NEWS & MEDIA

NEWS & MEDIA

PUBLIC OUTREACH

NEWS & MEDIA

NEWS & MEDIA

PUBLIC OUTREACH

NEWS & MEDIA

NEWS & MEDIA

PUBLIC OUTREACH

NEWS & MEDIA

NEWS & MEDIA

PUBLIC OUTREACH

The carbon monoxide that hangs above Australia during the wildfire season originates largely from South American and not Australian wildfires. That was confirmed with measurements by the Dutch-German satellite instrument SCIAMACHY on the European environmental satellite Envisat. Annemieke Gloudemans from SRON Netherlands Institute for Space Research will present this research next week during the Envisat-conference in Montreux. ‘Good space sensors are vital for mapping emission sources.’

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SCIAMACHY measurements of October 2004. The large amounts of carbon monoxide emitted from biomass-burning regions are clearly seen in red as well as transport patterns of carbon monoxide in the southern hemisphere (SRON).
Australia's wildfire season is notorious. Dependent on the aridity, much of the continent is prone to such fires between October and March. The direct consequences for humans and the environment are disastrous, partly due to the toxic carbon monoxide released during the fires. Gloudemans: ‘In the southern hemisphere, incineration of biomass is the biggest source of carbon monoxide in the lower layers of the atmosphere.’

The SCIAMACHY sensors, developed by SRON some ten years ago, are unique because they can detect carbon monoxide throughout the entire atmosphere, from the uppermost layer to the ground. ‘This therefore allows us to map the sources of carbon monoxide and look where they are blown to’, says Gloudemans. ‘We have done that for all of the continents in the southern hemisphere: South America, Australia, and Southern Africa, with surprising results.’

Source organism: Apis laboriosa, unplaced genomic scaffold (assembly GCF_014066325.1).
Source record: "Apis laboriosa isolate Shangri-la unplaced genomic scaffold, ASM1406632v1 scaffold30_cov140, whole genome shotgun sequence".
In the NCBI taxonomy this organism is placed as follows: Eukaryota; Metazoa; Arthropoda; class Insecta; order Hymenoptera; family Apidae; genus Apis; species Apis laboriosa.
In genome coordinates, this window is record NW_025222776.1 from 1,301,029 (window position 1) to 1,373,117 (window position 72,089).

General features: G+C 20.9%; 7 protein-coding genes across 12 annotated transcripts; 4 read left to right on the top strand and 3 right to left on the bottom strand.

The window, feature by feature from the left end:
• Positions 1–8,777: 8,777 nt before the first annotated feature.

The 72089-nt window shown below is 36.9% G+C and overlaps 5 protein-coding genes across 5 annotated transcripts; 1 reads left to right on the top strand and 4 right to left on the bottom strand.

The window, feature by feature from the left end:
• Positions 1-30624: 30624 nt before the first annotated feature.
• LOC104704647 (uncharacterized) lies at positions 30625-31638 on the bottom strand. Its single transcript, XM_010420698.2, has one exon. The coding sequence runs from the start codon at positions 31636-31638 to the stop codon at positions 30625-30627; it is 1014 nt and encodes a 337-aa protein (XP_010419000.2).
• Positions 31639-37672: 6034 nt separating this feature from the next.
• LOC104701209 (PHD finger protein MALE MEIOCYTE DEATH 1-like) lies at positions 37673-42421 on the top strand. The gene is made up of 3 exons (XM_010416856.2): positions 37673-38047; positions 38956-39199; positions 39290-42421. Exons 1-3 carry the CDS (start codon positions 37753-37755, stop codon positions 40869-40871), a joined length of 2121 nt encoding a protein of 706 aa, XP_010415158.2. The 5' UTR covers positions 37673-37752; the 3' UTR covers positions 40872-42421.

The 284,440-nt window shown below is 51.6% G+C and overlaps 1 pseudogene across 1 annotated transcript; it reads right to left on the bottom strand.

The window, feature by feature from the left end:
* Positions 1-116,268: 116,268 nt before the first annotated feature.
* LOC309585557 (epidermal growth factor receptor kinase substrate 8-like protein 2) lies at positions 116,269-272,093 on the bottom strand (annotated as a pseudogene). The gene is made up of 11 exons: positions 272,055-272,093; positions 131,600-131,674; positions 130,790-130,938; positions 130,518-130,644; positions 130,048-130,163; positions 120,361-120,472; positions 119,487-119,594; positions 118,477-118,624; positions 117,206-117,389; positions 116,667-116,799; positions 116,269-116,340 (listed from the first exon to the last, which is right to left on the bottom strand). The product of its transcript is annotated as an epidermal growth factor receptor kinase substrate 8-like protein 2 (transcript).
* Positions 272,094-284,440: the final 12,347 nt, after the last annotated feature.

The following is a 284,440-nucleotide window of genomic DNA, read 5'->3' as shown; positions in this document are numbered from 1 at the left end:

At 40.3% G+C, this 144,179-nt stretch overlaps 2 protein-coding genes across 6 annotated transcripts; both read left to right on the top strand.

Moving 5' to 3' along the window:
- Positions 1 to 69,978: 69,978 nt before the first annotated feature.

Blown over
With SCIAMACHY, Annemieke Gloudemans and her colleagues at Utrecht University, the Vrije Universiteit Amsterdam and the Netherlands Meteorological Institute (KNMI) saw large quantities of released carbon monoxide above the southern continents. These quantities clearly matched the intensity of wildfires observed by the American satellites EOS-TERRA and EOS-AQUA. ‘Yet we also saw increased concentrations of carbon monoxide above Central Australia, where there is desert’, says Gloudemans. ‘Initially we assumed that the wildfires in North Australia were responsible for this. Yet when we took a closer look at the transport of carbon monoxide, we had to conclude that the majority originated from fires in South America. Even the carbon monoxide above the fires in North Australia originated for one-third from South America.’

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Model simulation showing the transport of carbon monoxide emitted by South American biomass-burning regions. A large plume of carbon monoxide moves from South America towards Australia.
New Dutch instrument